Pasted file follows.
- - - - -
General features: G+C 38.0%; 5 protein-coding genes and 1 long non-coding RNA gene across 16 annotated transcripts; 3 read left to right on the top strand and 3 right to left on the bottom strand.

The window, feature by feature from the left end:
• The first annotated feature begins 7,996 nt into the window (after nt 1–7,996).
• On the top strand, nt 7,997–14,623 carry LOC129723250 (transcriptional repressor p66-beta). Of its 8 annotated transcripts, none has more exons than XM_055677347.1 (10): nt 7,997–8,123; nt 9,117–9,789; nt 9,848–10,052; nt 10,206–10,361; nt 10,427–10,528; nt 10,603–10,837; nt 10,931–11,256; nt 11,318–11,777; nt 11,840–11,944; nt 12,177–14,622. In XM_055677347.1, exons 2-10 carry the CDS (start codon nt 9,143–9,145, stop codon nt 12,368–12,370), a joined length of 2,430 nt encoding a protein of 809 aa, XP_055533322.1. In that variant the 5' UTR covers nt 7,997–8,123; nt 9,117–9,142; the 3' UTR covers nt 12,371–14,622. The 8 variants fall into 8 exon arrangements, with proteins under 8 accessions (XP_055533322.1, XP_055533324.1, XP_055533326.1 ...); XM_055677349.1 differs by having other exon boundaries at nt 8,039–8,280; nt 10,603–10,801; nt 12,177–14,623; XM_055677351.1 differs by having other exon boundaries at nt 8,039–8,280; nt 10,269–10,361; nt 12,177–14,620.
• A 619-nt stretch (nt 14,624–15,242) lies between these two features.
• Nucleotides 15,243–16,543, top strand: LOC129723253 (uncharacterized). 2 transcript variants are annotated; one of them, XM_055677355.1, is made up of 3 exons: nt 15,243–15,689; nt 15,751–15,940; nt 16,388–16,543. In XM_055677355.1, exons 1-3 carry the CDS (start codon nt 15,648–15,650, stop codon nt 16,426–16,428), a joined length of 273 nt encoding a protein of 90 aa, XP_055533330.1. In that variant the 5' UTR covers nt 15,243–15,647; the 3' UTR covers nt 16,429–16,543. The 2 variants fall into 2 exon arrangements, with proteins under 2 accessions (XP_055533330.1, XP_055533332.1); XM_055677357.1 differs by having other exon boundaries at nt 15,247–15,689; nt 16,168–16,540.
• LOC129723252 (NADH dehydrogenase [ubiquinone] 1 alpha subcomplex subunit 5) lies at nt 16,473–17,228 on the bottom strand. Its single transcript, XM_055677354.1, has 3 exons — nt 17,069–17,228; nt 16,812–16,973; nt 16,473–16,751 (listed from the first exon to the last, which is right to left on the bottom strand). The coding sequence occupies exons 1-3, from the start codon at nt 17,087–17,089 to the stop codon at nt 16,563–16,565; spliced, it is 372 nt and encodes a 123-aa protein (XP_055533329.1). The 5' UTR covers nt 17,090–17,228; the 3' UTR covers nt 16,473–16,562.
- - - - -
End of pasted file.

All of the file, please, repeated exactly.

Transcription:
General features: G+C 38.0%; 5 protein-coding genes and 1 long non-coding RNA gene across 16 annotated transcripts; 3 read left to right on the top strand and 3 right to left on the bottom strand.

The window, feature by feature from the left end:
• The first annotated feature begins 7,996 nt into the window (after nt 1–7,996).
• On the top strand, nt 7,997–14,623 carry LOC129723250 (transcriptional repressor p66-beta). Of its 8 annotated transcripts, none has more exons than XM_055677347.1 (10): nt 7,997–8,123; nt 9,117–9,789; nt 9,848–10,052; nt 10,206–10,361; nt 10,427–10,528; nt 10,603–10,837; nt 10,931–11,256; nt 11,318–11,777; nt 11,840–11,944; nt 12,177–14,622. In XM_055677347.1, exons 2-10 carry the CDS (start codon nt 9,143–9,145, stop codon nt 12,368–12,370), a joined length of 2,430 nt encoding a protein of 809 aa, XP_055533322.1. In that variant the 5' UTR covers nt 7,997–8,123; nt 9,117–9,142; the 3' UTR covers nt 12,371–14,622. The 8 variants fall into 8 exon arrangements, with proteins under 8 accessions (XP_055533322.1, XP_055533324.1, XP_055533326.1 ...); XM_055677349.1 differs by having other exon boundaries at nt 8,039–8,280; nt 10,603–10,801; nt 12,177–14,623; XM_055677351.1 differs by having other exon boundaries at nt 8,039–8,280; nt 10,269–10,361; nt 12,177–14,620.
• A 619-nt stretch (nt 14,624–15,242) lies between these two features.
• Nucleotides 15,243–16,543, top strand: LOC129723253 (uncharacterized). 2 transcript variants are annotated; one of them, XM_055677355.1, is made up of 3 exons: nt 15,243–15,689; nt 15,751–15,940; nt 16,388–16,543. In XM_055677355.1, exons 1-3 carry the CDS (start codon nt 15,648–15,650, stop codon nt 16,426–16,428), a joined length of 273 nt encoding a protein of 90 aa, XP_055533330.1. In that variant the 5' UTR covers nt 15,243–15,647; the 3' UTR covers nt 16,429–16,543. The 2 variants fall into 2 exon arrangements, with proteins under 2 accessions (XP_055533330.1, XP_055533332.1); XM_055677357.1 differs by having other exon boundaries at nt 15,247–15,689; nt 16,168–16,540.
• LOC129723252 (NADH dehydrogenase [ubiquinone] 1 alpha subcomplex subunit 5) lies at nt 16,473–17,228 on the bottom strand. Its single transcript, XM_055677354.1, has 3 exons — nt 17,069–17,228; nt 16,812–16,973; nt 16,473–16,751 (listed from the first exon to the last, which is right to left on the bottom strand). The coding sequence occupies exons 1-3, from the start codon at nt 17,087–17,089 to the stop codon at nt 16,563–16,565; spliced, it is 372 nt and encodes a 123-aa protein (XP_055533329.1). The 5' UTR covers nt 17,090–17,228; the 3' UTR covers nt 16,473–16,562.